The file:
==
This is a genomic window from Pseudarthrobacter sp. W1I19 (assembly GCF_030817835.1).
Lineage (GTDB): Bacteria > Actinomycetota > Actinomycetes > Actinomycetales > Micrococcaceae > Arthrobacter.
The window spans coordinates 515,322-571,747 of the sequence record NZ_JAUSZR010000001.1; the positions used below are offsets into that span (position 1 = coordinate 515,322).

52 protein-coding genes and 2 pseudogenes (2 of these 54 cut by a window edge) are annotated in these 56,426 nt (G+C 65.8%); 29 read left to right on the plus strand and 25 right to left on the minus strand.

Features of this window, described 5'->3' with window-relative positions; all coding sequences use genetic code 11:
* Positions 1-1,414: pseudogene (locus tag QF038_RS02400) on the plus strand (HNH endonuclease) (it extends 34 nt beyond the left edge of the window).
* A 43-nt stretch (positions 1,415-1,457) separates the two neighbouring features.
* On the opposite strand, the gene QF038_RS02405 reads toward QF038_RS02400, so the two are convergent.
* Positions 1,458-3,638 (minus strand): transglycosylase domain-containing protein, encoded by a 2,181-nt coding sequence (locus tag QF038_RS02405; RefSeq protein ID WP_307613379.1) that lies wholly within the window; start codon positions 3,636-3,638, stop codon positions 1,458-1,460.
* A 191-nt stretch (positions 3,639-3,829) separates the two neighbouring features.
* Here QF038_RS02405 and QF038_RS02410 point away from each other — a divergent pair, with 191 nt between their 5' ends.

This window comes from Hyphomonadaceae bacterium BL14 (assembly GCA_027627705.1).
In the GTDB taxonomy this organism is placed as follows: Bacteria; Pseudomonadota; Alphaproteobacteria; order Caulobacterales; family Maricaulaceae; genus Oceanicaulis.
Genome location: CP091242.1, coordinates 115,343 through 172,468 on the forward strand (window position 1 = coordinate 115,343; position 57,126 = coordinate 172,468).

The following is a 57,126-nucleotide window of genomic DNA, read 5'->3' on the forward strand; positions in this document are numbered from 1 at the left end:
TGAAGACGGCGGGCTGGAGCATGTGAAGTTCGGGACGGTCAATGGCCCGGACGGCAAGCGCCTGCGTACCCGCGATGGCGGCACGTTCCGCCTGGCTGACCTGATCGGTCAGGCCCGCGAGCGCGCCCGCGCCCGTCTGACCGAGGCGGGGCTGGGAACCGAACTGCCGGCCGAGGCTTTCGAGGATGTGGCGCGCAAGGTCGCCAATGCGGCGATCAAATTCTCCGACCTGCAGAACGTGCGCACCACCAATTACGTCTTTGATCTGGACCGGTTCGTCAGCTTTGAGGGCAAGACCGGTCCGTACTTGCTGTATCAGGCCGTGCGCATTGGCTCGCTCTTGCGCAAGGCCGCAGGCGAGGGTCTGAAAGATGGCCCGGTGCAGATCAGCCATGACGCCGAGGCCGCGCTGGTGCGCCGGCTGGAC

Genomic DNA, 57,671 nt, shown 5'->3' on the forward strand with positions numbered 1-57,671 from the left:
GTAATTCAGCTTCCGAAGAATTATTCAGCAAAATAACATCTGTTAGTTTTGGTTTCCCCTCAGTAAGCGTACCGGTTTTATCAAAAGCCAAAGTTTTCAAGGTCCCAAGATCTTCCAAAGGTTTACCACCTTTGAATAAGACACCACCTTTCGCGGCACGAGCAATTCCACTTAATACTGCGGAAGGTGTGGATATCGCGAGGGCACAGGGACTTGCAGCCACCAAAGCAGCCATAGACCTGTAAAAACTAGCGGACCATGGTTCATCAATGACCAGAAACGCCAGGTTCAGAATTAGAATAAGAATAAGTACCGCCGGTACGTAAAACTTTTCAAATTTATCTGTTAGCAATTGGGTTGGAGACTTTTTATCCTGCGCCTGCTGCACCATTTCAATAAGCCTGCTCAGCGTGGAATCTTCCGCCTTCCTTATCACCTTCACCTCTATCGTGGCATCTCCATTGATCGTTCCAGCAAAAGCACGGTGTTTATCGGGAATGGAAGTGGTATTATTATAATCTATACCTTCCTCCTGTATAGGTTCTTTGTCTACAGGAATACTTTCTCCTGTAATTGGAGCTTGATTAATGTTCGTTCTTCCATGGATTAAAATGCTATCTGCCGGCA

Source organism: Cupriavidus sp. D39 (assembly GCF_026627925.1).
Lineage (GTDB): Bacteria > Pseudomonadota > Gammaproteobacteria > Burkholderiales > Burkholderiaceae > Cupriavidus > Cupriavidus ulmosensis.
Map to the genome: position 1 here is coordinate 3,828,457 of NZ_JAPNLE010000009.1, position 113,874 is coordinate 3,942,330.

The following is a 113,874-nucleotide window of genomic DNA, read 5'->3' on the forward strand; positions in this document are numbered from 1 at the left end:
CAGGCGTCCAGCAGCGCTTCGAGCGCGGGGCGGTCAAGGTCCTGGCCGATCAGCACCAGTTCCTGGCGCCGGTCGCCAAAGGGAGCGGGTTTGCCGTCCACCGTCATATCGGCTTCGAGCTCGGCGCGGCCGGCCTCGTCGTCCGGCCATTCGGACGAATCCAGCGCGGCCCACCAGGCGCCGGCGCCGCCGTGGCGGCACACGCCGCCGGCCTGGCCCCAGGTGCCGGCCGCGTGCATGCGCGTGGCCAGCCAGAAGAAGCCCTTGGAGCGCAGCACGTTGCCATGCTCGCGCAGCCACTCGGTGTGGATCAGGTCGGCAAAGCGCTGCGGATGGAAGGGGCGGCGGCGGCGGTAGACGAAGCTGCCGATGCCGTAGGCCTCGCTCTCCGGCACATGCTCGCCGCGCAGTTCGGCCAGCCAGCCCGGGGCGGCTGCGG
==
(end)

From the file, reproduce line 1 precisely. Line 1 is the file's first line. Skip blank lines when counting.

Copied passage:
This is a genomic window from Pseudarthrobacter sp. W1I19 (assembly GCF_030817835.1).